Offline a handful of multiple productions
(Offline) A few can try to produce an infinite number of bifurcations, but all their bifurcations will be shorter than most people because a few people are destined to die more slowly than most.
It is quite possible that the network will be fragmented, resulting in most bang generators without any bifurcation. In this case, the longest chain will be reversed to the largest minority. When network connectivity is restored, the smaller minority will naturally switch to the longest chain, and a clear consensus will resume.
There may be three such bifurcations where the two longest bifurcates are the same length. In this case, the 3rd (smaller) bifurcated block producer will be able to break the tie when rejoining the network. The total number of block producers is an odd number, so it is impossible to keep the draw for a long time. We will also talk about producer "shuffling" later, which randomizes the order of bins, ensuring that even two bifurcates with the same number of producers will grow in different steps, eventually leading to a bifurcation another.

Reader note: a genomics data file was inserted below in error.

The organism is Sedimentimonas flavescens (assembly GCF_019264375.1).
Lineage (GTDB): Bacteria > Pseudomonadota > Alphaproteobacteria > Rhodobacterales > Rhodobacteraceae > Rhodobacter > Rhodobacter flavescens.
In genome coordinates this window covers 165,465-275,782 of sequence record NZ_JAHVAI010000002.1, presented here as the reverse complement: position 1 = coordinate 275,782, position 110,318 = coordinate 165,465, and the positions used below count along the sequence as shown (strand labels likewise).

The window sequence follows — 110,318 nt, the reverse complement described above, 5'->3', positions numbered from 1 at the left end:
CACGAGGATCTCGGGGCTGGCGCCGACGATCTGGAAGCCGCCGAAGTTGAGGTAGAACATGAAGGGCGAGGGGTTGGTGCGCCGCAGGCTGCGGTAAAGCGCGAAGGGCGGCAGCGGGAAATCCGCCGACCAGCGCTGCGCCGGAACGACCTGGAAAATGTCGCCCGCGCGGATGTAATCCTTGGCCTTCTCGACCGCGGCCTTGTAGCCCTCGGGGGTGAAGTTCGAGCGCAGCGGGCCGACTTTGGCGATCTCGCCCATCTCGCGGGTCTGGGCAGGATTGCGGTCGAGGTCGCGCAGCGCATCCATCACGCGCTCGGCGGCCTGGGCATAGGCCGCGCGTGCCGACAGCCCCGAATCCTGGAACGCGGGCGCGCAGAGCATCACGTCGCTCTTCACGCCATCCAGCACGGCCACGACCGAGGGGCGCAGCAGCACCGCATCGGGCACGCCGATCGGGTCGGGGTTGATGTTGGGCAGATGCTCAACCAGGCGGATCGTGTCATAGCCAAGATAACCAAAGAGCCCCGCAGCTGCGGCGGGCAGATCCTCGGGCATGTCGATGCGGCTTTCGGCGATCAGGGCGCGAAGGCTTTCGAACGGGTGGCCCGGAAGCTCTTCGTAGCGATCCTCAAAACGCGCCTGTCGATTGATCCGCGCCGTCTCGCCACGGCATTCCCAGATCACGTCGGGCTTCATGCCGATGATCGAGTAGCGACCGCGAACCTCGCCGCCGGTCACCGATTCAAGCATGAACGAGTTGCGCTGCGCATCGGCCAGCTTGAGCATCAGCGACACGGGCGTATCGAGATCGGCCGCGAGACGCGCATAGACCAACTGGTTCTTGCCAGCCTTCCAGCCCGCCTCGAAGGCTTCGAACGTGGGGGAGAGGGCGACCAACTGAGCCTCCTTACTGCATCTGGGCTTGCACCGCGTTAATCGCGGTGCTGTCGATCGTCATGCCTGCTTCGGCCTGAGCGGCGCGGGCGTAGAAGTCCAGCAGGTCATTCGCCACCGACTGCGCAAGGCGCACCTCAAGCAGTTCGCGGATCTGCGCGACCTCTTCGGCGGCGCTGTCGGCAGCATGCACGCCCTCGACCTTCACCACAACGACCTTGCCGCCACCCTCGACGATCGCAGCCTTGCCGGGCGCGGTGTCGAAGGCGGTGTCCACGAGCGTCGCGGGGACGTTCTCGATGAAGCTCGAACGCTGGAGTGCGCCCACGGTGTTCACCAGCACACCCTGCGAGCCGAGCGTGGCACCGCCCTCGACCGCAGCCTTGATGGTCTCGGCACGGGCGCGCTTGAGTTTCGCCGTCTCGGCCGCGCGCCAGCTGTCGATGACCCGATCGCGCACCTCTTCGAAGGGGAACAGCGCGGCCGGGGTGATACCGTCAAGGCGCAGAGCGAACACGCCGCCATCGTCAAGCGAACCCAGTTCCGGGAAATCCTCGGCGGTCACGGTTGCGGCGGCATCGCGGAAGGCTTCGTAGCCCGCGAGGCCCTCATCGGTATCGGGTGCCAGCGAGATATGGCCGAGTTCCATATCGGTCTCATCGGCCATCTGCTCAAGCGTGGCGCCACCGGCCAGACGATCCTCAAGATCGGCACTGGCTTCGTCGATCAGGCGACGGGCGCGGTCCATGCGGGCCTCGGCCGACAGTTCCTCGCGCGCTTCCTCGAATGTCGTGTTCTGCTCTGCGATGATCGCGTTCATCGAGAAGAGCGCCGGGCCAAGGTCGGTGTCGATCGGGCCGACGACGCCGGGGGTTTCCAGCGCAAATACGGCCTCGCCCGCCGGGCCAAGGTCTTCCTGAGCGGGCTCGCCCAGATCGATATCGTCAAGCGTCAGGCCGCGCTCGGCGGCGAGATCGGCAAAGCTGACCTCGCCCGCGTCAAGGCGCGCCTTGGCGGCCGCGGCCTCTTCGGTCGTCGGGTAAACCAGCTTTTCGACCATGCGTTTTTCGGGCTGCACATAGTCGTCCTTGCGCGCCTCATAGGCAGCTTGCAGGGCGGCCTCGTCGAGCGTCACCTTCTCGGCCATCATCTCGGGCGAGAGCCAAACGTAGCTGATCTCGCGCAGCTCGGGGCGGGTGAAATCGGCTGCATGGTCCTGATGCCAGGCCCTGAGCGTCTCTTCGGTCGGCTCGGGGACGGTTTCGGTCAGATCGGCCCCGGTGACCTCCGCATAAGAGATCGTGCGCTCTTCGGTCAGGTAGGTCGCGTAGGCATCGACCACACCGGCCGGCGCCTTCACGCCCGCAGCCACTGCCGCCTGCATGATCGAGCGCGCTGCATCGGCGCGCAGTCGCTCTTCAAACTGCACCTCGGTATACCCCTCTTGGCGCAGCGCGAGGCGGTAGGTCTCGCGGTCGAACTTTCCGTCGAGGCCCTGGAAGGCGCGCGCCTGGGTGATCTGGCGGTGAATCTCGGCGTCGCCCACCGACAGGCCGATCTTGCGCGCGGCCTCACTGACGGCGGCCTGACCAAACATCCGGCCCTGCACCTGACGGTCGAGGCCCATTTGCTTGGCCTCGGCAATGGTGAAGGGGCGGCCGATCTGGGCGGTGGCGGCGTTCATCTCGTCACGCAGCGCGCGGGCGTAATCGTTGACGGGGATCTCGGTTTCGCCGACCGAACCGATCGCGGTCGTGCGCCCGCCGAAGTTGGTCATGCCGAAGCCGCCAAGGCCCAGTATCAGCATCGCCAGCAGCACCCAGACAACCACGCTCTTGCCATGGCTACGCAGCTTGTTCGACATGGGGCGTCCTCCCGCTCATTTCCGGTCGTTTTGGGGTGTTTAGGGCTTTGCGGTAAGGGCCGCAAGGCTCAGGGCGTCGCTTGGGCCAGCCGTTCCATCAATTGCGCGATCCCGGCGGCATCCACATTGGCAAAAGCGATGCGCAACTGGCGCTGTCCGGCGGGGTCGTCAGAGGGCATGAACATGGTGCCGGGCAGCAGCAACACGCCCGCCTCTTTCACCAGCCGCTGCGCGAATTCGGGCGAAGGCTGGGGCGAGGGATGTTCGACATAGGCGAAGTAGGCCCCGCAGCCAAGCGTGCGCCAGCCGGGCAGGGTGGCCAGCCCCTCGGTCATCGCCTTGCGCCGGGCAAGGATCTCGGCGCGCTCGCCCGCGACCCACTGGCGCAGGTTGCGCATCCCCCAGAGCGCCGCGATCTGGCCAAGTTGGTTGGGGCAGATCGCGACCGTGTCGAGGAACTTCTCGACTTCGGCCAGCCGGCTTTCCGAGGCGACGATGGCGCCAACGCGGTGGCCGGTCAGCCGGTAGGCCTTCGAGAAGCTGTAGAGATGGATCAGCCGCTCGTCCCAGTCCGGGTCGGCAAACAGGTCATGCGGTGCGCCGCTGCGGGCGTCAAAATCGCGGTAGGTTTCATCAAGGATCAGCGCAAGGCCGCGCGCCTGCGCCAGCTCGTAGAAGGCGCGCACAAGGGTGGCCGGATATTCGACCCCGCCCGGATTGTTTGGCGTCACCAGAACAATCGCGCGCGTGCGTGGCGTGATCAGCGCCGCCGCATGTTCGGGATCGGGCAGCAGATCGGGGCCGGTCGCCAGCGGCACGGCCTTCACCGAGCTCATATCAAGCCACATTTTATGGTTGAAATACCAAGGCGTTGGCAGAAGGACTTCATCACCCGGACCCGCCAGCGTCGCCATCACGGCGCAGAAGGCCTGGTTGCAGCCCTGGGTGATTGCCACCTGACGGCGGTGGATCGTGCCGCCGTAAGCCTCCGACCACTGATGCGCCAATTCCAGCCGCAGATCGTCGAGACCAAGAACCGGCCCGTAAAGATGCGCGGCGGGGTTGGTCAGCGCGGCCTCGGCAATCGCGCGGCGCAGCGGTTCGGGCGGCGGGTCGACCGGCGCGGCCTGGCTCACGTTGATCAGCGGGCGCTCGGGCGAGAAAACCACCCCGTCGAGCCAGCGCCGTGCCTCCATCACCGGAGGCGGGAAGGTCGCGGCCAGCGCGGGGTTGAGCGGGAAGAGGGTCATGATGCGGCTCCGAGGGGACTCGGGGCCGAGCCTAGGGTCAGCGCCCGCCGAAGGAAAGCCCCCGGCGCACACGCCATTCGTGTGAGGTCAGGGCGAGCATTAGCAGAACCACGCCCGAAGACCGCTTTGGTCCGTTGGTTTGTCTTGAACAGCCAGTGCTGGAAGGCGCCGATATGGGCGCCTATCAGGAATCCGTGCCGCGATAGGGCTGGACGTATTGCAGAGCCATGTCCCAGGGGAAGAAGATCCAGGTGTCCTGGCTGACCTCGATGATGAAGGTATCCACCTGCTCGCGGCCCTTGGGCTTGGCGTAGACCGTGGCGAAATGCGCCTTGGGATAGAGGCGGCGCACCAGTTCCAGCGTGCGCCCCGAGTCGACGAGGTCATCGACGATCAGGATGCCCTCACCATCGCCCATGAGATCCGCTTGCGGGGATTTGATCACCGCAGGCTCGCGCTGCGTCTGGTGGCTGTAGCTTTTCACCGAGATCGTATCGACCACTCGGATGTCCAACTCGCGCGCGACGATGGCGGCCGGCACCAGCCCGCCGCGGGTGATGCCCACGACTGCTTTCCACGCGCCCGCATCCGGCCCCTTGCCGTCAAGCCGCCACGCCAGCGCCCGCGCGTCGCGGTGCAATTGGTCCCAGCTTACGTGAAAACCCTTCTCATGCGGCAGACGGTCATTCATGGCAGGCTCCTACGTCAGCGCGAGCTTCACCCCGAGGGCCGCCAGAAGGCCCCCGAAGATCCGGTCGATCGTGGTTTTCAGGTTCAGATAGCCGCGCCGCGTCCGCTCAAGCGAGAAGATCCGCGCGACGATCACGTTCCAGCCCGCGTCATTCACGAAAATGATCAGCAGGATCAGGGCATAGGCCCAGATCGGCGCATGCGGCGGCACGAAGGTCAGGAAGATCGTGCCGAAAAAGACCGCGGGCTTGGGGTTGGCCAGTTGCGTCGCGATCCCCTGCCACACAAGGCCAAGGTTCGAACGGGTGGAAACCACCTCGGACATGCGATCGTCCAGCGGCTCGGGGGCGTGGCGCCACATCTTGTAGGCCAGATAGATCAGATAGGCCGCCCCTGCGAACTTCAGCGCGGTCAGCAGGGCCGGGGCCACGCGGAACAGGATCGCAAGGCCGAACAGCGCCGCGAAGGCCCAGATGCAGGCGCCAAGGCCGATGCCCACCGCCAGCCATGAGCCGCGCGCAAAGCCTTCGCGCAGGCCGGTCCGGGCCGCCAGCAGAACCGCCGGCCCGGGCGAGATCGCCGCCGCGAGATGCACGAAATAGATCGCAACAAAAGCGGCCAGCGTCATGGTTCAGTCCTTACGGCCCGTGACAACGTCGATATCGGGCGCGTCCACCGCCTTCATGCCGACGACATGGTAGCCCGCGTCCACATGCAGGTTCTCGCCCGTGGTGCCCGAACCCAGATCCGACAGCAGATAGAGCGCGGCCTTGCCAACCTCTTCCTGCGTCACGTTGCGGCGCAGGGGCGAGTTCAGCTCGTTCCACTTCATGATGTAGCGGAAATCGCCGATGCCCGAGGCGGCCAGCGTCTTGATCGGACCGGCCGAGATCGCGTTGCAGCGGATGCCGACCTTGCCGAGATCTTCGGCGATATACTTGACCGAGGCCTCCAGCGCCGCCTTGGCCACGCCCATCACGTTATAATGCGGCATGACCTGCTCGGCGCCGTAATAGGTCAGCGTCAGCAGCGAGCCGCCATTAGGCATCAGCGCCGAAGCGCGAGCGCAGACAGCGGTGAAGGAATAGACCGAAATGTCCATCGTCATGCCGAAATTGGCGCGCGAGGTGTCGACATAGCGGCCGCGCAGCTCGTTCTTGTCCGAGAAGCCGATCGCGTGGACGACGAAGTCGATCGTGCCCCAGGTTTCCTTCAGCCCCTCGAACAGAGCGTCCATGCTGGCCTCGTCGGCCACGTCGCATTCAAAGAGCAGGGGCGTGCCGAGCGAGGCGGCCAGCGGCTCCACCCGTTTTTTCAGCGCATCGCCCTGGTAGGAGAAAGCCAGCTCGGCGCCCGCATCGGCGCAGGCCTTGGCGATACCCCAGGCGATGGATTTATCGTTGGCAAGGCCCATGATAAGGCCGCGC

Online a few multiple production
In this scenario, a few Node Bs produce two or more alternative blocks during their time period. The next plan producer (C) has the option of continuing to build the chain based on any one of the B-generated options. Once that happens, this choice becomes the longest chain, and all nodes that choose B1 will switch the fork. It does not matter that a handful of bad producers try to broadcast more of the replacement blocks, and they will never be more than one round as part of the longest chain.
The last irreversible block
In the case of network fragmentation, multiple bifurcations are likely to continue to grow for a long time. In the long run, the longest chain will eventually win, but observers need an exact way to determine if a block is definitely in the fastest growing chain. This can be determined by observing the confirmation from the majority of 2/3 + 1 producers.
In the image below, Block B has been confirmed by C and A. This represents a 2/3 + 1 majority confirmation, whereby we can conclude that no other chain will be longer than this - if 2/3 of the producers are honest.